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A Stingy Reading Of A Generous Law

It has been more than a decade since Clarence Elkins’ wrongful conviction in a horrific murder and sex assault case was overturned, but the legal system is still abusing his family.

Judy Johnson was raped, stabbed, beaten and finally strangled in her Barberton, Ohio, home in July 1998. Her 6-year-old granddaughter, who had been sleeping in Johnson’s bed, was also beaten and sexually assaulted after hiding under the bedcovers. The next morning the child found her dead grandmother and went to a neighbor’s house. When the police questioned the girl, she declared that the man who attacked her “looked like Uncle Clarence.”

But Elkins had multiple alibi witnesses for the night of the murder, including his then-wife Melinda, who was Johnson’s daughter. Forensic evidence, including hairs found on the dead woman’s body and on the child’s nightgown, pointed away from Elkins; the DNA matched neither him nor the victims. Elkins was convicted mainly on the basis of the child’s testimony and was sentenced to two life terms.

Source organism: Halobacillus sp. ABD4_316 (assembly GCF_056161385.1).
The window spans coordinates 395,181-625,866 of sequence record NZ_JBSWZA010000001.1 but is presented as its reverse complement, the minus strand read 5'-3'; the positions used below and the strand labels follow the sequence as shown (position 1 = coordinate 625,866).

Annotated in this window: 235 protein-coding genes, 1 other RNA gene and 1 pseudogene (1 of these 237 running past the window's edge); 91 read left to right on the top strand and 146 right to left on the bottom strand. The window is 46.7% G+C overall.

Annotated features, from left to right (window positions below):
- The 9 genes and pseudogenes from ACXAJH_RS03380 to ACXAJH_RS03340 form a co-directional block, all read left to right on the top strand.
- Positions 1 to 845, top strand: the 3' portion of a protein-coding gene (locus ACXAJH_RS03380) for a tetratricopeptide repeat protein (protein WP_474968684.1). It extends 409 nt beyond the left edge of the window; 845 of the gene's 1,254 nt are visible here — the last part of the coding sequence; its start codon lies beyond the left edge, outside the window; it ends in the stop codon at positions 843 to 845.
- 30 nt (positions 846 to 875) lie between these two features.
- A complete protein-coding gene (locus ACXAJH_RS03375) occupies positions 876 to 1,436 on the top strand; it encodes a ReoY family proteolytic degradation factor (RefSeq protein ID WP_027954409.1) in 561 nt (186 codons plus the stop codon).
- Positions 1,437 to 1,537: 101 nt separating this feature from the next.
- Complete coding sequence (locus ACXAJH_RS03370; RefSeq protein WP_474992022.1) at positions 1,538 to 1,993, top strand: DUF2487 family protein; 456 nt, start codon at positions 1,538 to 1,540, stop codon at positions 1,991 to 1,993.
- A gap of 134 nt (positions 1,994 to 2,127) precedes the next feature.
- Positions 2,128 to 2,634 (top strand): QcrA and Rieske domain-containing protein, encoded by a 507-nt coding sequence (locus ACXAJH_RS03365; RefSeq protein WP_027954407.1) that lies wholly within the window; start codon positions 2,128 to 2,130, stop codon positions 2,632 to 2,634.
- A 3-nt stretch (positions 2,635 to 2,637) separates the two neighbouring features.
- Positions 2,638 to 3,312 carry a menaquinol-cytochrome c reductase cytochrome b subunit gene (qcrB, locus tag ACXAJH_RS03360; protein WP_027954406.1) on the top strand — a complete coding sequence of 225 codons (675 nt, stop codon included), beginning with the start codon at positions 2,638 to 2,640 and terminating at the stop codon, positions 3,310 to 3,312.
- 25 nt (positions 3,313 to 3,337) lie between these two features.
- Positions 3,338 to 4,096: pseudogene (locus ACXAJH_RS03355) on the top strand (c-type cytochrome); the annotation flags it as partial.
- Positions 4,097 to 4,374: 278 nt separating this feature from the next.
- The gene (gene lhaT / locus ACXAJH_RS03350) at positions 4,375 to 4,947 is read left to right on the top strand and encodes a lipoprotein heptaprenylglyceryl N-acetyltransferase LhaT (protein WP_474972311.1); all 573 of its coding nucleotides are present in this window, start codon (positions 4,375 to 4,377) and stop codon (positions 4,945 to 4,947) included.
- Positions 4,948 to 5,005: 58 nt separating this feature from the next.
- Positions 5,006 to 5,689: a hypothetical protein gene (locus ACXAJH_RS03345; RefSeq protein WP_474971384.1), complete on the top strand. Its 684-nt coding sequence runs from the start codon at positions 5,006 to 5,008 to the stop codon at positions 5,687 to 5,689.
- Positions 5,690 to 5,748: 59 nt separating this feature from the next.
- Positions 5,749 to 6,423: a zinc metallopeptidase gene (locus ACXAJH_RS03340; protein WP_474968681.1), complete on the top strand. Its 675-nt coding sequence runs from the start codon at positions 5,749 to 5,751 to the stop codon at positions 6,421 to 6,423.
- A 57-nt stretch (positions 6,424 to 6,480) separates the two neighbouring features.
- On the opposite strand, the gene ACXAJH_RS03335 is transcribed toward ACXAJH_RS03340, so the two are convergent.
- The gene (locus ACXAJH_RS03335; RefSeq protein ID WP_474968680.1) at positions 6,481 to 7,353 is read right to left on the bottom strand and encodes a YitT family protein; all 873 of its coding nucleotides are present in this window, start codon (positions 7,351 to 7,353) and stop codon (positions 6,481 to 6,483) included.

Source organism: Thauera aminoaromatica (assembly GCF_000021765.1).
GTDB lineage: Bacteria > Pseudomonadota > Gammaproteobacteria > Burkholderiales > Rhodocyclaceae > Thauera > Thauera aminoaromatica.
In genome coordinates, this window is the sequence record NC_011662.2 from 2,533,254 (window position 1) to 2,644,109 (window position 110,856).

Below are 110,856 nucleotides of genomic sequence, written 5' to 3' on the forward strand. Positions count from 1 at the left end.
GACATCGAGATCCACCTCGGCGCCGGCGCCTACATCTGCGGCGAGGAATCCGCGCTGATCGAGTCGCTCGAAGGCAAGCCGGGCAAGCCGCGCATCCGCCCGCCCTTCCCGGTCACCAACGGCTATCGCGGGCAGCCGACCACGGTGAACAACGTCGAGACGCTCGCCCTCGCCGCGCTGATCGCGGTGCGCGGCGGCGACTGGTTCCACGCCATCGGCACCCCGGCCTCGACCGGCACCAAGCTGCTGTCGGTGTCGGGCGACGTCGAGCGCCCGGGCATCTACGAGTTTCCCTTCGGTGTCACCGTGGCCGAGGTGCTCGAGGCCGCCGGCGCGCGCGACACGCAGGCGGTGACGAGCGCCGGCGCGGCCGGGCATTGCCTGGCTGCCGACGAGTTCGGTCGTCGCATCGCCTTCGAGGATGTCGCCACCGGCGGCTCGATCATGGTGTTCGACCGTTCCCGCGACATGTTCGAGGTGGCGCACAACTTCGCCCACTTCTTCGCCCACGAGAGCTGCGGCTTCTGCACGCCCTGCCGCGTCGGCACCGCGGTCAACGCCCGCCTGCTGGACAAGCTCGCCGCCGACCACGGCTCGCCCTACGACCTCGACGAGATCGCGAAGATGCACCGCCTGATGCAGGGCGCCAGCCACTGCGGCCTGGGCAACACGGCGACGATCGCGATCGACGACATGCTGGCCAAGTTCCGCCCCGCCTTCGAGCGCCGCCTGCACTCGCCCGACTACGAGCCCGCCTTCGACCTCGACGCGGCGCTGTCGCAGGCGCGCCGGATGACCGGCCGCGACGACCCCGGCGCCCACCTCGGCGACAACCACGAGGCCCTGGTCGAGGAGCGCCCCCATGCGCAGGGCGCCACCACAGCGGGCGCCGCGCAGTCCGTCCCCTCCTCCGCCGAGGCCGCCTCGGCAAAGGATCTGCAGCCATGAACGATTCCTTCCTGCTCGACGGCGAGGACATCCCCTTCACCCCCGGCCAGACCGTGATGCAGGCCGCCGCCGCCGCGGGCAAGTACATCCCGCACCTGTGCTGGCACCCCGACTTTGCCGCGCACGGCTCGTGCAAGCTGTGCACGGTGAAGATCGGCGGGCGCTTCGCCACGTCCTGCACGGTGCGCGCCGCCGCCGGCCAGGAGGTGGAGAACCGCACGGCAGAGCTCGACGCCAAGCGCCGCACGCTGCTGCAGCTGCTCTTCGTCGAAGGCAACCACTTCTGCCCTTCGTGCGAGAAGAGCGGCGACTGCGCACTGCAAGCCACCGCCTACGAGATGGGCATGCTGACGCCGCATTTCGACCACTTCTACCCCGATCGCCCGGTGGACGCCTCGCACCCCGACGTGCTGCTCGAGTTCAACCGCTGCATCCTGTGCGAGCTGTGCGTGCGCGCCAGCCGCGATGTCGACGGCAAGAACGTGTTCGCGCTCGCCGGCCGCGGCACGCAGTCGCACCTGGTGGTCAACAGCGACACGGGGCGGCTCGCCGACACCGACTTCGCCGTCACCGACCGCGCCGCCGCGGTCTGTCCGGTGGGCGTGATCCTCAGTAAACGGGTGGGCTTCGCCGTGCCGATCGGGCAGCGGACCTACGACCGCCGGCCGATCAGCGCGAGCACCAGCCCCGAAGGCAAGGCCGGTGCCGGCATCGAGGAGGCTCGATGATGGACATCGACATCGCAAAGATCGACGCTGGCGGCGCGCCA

A few years later the child recanted, saying she had never meant to identify her uncle as the killer and had only done so under pressure from the prosecutor. A judge denied a new trial. Elkins’ wife Melinda continued the legal fight, raising money for the DNA testing that showed Elkins was not a match for the crime scene evidence. Again a new trial was denied, on the basis that the jury was never presented with any DNA evidence to tie Elkins to the crime, and thus the lack of a match would not have changed the verdict.

Eventually Melinda discovered that just two days before the murder, Earl Mann, a convicted sex offender with an extensive and violent criminal record, had moved next door to Johnson. In fact, it was his home to which Johnson’s granddaughter had gone for help the morning after the attack. His live-in girlfriend (described in some accounts as his common-law wife), Tonia Brasiel, was the one who had met the battered and bloody child on their doorstep. Rather than take her into the house, Brasiel left the child outside on the porch for more than 30 minutes, then drove her home without calling authorities.

In 1999 the Barberton police picked up Mann for several robberies. While drunk and under questioning, he asked why they were not arresting him for Johnson’s murder. An investigator wrote a report of the incident and sent it to investigators, but it was never mentioned to Elkins’ defense lawyers.

Finally, after more than six years behind bars, Elkins caught a break when Mann was sent to the same prison. Elkins got hold of a cigarette butt Mann had smoked and smuggled it out of prison to his lawyers. DNA tests then showed that Mann was a match for the hairs found at the murder scene.